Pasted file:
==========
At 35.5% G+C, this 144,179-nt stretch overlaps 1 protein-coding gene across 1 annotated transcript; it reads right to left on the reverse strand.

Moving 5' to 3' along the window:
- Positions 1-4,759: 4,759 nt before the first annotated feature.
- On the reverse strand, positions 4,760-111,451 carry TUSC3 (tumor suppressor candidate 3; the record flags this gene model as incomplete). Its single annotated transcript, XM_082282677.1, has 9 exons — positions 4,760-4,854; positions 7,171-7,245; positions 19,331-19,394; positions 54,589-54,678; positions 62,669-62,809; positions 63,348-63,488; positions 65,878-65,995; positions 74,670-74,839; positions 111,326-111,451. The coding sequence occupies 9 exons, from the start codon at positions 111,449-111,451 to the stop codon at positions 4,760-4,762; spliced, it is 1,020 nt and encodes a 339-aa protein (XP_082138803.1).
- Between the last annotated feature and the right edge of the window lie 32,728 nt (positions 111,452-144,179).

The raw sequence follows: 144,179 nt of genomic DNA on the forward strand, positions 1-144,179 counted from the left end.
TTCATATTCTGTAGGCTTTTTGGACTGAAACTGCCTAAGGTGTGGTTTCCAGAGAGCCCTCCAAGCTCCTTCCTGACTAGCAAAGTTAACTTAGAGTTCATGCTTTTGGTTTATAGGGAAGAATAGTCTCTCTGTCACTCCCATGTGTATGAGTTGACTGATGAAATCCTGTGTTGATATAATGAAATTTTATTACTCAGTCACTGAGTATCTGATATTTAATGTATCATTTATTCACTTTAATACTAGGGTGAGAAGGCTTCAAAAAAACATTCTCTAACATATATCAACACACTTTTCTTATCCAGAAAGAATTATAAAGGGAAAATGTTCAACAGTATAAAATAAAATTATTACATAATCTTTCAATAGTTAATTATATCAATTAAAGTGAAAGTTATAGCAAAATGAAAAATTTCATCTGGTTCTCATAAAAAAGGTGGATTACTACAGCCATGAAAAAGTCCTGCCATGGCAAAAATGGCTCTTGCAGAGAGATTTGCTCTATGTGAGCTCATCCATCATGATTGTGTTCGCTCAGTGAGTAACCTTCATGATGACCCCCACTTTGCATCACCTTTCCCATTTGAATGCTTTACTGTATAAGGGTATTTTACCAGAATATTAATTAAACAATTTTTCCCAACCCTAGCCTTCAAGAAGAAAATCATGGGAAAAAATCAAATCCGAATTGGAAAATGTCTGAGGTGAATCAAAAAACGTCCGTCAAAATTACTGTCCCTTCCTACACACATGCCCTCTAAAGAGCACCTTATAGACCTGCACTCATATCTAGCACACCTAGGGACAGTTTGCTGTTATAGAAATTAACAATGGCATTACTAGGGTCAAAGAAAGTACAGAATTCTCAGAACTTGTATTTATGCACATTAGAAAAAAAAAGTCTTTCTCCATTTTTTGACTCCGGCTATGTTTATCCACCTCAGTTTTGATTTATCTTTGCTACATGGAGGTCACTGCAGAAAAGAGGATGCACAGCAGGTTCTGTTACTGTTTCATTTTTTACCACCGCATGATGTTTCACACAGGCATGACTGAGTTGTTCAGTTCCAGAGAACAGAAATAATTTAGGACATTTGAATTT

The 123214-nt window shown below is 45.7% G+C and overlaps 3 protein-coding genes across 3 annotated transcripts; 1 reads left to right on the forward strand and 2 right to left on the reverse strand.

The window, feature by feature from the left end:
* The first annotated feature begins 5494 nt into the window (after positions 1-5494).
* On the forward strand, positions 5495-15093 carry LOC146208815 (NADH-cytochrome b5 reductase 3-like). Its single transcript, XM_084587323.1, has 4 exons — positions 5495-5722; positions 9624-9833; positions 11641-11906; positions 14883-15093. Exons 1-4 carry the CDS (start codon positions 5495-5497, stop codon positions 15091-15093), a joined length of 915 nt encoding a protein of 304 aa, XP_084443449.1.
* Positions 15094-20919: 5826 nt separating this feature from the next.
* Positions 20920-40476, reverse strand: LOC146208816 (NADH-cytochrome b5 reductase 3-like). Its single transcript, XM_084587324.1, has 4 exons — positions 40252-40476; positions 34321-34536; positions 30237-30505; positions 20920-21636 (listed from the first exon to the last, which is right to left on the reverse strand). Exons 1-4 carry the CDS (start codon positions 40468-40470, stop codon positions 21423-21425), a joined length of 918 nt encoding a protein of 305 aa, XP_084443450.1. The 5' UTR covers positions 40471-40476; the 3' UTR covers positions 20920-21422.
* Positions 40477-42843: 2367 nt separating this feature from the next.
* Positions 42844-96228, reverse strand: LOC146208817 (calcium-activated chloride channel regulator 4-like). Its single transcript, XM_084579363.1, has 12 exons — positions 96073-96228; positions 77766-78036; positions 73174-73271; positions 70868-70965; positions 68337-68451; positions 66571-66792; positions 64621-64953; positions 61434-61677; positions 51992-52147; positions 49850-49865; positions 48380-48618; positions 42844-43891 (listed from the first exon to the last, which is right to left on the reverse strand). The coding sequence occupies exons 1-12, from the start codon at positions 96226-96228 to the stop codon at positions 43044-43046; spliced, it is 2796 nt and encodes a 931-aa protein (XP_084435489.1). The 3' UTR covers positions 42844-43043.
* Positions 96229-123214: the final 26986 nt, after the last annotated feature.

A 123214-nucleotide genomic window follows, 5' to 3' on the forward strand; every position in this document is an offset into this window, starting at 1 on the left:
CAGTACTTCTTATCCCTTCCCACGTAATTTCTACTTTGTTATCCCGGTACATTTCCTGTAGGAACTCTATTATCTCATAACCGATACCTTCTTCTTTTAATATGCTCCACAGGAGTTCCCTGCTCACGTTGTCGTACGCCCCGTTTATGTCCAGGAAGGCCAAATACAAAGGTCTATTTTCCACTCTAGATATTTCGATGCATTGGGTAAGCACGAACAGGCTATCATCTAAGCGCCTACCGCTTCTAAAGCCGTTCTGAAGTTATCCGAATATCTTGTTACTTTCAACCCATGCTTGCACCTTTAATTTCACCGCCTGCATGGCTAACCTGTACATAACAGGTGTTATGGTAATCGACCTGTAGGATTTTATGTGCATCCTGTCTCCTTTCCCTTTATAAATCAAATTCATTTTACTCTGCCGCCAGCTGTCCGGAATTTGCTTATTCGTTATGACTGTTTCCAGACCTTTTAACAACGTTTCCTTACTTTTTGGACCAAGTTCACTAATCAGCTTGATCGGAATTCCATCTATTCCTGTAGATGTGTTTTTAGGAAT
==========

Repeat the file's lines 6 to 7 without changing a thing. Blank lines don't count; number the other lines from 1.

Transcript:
The raw sequence follows: 144,179 nt of genomic DNA on the forward strand, positions 1-144,179 counted from the left end.
TTCATATTCTGTAGGCTTTTTGGACTGAAACTGCCTAAGGTGTGGTTTCCAGAGAGCCCTCCAAGCTCCTTCCTGACTAGCAAAGTTAACTTAGAGTTCATGCTTTTGGTTTATAGGGAAGAATAGTCTCTCTGTCACTCCCATGTGTATGAGTTGACTGATGAAATCCTGTGTTGATATAATGAAATTTTATTACTCAGTCACTGAGTATCTGATATTTAATGTATCATTTATTCACTTTAATACTAGGGTGAGAAGGCTTCAAAAAAACATTCTCTAACATATATCAACACACTTTTCTTATCCAGAAAGAATTATAAAGGGAAAATGTTCAACAGTATAAAATAAAATTATTACATAATCTTTCAATAGTTAATTATATCAATTAAAGTGAAAGTTATAGCAAAATGAAAAATTTCATCTGGTTCTCATAAAAAAGGTGGATTACTACAGCCATGAAAAAGTCCTGCCATGGCAAAAATGGCTCTTGCAGAGAGATTTGCTCTATGTGAGCTCATCCATCATGATTGTGTTCGCTCAGTGAGTAACCTTCATGATGACCCCCACTTTGCATCACCTTTCCCATTTGAATGCTTTACTGTATAAGGGTATTTTACCAGAATATTAATTAAACAATTTTTCCCAACCCTAGCCTTCAAGAAGAAAATCATGGGAAAAAATCAAATCCGAATTGGAAAATGTCTGAGGTGAATCAAAAAACGTCCGTCAAAATTACTGTCCCTTCCTACACACATGCCCTCTAAAGAGCACCTTATAGACCTGCACTCATATCTAGCACACCTAGGGACAGTTTGCTGTTATAGAAATTAACAATGGCATTACTAGGGTCAAAGAAAGTACAGAATTCTCAGAACTTGTATTTATGCACATTAGAAAAAAAAAGTCTTTCTCCATTTTTTGACTCCGGCTATGTTTATCCACCTCAGTTTTGATTTATCTTTGCTACATGGAGGTCACTGCAGAAAAGAGGATGCACAGCAGGTTCTGTTACTGTTTCATTTTTTACCACCGCATGATGTTTCACACAGGCATGACTGAGTTGTTCAGTTCCAGAGAACAGAAATAATTTAGGACATTTGAATTT